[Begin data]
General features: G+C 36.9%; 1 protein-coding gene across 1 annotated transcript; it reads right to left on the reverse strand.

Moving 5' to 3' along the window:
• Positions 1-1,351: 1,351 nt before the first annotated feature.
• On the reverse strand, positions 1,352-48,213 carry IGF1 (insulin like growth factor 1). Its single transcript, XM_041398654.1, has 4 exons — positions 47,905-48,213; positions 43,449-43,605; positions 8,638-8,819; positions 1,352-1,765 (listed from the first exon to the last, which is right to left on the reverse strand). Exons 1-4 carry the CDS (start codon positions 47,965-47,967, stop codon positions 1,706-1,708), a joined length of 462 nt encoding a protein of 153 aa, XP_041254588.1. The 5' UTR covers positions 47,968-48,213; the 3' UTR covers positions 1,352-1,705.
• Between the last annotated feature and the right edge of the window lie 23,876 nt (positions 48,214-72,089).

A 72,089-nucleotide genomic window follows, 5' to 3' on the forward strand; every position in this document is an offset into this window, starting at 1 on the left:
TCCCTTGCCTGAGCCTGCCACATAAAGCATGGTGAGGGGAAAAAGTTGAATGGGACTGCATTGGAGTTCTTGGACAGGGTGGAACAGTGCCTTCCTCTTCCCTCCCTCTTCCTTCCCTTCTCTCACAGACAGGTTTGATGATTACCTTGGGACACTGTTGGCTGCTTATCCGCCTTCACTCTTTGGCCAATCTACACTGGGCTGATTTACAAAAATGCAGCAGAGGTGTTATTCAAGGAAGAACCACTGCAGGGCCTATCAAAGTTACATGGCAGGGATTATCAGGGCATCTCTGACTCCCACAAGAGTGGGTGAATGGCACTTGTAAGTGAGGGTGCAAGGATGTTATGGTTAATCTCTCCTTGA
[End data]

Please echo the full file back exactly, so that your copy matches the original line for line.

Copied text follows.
General features: G+C 36.9%; 1 protein-coding gene across 1 annotated transcript; it reads right to left on the reverse strand.

Moving 5' to 3' along the window:
• Positions 1-1,351: 1,351 nt before the first annotated feature.
• On the reverse strand, positions 1,352-48,213 carry IGF1 (insulin like growth factor 1). Its single transcript, XM_041398654.1, has 4 exons — positions 47,905-48,213; positions 43,449-43,605; positions 8,638-8,819; positions 1,352-1,765 (listed from the first exon to the last, which is right to left on the reverse strand). Exons 1-4 carry the CDS (start codon positions 47,965-47,967, stop codon positions 1,706-1,708), a joined length of 462 nt encoding a protein of 153 aa, XP_041254588.1. The 5' UTR covers positions 47,968-48,213; the 3' UTR covers positions 1,352-1,705.
• Between the last annotated feature and the right edge of the window lie 23,876 nt (positions 48,214-72,089).

A 72,089-nucleotide genomic window follows, 5' to 3' on the forward strand; every position in this document is an offset into this window, starting at 1 on the left:
TCCCTTGCCTGAGCCTGCCACATAAAGCATGGTGAGGGGAAAAAGTTGAATGGGACTGCATTGGAGTTCTTGGACAGGGTGGAACAGTGCCTTCCTCTTCCCTCCCTCTTCCTTCCCTTCTCTCACAGACAGGTTTGATGATTACCTTGGGACACTGTTGGCTGCTTATCCGCCTTCACTCTTTGGCCAATCTACACTGGGCTGATTTACAAAAATGCAGCAGAGGTGTTATTCAAGGAAGAACCACTGCAGGGCCTATCAAAGTTACATGGCAGGGATTATCAGGGCATCTCTGACTCCCACAAGAGTGGGTGAATGGCACTTGTAAGTGAGGGTGCAAGGATGTTATGGTTAATCTCTCCTTGA